Because you never go down alone. Sin is never secret. It always has consequences beyond you and beyond the secret.
It always ends up somehow having public impact. So the third lesson, or the second, rather, is that you never backslide alone. The third is this, that it's better to stay in fellowship with God in Canaan in a famine than it is to backslide into a land of plenty.
Maybe I should say that again. It is much better to be in a famine in the land of promise than to have plenty in the land of backsliding. It would have been better for Abraham to simply stick it out. You say, well, what would have happened?
May I say it candidly? God would have had to provide for him. Because God says, Abraham, it is to you and to your descendants that I'm giving this land. And the purposes of God are irrevocable.
It will happen. God would have taken care of him. But Abraham didn't wait to give God a chance but did his own thing. Backsliding has its rewards. Abraham had received wealth from Pharaoh when he backslid. It has its perks, but it always has more burdens than blessings.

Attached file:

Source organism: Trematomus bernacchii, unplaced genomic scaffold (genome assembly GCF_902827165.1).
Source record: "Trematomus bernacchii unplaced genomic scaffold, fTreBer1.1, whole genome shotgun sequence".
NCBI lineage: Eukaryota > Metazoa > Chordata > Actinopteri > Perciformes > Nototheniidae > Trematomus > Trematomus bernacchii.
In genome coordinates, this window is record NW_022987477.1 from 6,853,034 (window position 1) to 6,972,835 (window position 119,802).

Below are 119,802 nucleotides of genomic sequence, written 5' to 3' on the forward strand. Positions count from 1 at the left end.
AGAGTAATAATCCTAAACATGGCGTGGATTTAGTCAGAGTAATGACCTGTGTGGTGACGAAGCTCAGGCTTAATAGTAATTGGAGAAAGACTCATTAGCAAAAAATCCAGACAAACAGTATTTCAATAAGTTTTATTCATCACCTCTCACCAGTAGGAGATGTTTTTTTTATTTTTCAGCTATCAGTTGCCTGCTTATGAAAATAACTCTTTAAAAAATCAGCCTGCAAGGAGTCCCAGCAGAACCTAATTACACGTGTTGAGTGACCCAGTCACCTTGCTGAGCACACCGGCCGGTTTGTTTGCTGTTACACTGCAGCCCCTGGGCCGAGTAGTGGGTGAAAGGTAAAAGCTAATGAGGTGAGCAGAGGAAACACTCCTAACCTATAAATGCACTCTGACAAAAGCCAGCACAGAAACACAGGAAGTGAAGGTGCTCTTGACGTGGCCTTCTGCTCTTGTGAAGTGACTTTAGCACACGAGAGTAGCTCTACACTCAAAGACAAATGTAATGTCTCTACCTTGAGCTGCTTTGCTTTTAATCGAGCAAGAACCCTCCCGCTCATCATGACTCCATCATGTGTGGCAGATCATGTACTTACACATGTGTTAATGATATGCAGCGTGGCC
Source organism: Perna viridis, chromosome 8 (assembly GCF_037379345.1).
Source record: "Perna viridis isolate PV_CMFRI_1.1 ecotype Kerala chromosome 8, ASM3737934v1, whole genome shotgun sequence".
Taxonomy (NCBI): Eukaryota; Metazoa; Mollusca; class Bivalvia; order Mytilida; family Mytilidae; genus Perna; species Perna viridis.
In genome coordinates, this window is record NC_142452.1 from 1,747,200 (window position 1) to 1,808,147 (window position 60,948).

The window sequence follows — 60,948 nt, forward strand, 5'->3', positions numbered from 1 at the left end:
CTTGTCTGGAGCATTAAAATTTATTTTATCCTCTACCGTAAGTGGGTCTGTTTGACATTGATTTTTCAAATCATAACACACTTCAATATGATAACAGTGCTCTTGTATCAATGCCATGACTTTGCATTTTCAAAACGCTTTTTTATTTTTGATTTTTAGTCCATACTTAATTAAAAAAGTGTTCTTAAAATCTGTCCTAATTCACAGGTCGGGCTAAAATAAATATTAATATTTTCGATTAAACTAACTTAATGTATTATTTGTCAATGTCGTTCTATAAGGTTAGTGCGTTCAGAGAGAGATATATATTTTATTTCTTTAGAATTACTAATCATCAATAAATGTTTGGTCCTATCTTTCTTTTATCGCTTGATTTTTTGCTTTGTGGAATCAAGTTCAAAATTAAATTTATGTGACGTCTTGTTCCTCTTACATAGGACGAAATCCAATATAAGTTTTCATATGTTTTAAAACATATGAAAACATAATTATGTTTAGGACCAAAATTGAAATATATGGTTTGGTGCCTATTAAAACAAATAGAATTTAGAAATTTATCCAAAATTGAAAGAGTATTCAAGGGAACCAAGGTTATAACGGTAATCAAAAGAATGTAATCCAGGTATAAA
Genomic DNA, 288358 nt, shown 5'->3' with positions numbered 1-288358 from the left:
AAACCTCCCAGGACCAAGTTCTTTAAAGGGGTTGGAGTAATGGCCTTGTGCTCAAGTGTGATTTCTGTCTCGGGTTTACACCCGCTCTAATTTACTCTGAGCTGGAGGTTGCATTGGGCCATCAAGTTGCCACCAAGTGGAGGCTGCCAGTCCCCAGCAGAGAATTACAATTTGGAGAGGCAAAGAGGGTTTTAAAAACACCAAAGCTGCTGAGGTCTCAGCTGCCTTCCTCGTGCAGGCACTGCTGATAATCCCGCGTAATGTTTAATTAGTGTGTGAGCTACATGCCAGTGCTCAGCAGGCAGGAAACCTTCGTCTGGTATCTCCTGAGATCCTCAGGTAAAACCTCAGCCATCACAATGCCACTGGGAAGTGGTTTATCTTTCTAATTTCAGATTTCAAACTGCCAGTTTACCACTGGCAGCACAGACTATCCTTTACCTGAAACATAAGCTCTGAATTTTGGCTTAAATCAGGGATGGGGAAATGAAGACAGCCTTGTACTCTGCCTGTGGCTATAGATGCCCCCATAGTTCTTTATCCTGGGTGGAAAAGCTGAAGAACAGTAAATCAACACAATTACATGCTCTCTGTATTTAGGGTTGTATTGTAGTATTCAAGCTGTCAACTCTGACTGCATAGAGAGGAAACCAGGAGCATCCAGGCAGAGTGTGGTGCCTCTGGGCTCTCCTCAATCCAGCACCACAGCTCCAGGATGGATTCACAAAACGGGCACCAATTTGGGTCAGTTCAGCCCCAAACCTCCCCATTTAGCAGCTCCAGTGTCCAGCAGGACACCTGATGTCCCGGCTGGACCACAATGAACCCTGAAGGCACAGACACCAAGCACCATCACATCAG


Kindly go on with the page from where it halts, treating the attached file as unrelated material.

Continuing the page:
It's always a bad idea. It is always better to suffer even if it means suffering in a famine than to turn your back on God to do your own thing. There's a final lesson, and that is that God is with us even when we backslide. God is with us even when we backslide. God could have said to himself, well, Abraham, since you're going into Egypt without asking me and since I intended you to stay in the land which I had given you and trust me there, I'm out of here.
Go ahead, do your own thing. What's God doing? He's crossing the border into Egypt. Of course, God being everywhere, but at the same time we speak this way. He goes with him into Egypt.
He is there. He gives Pharaoh some plagues so that he will be delivered. God is wooing Abraham. God is moving Abraham. And then he has Pharaoh shove Abraham out of the land and God is bringing him back.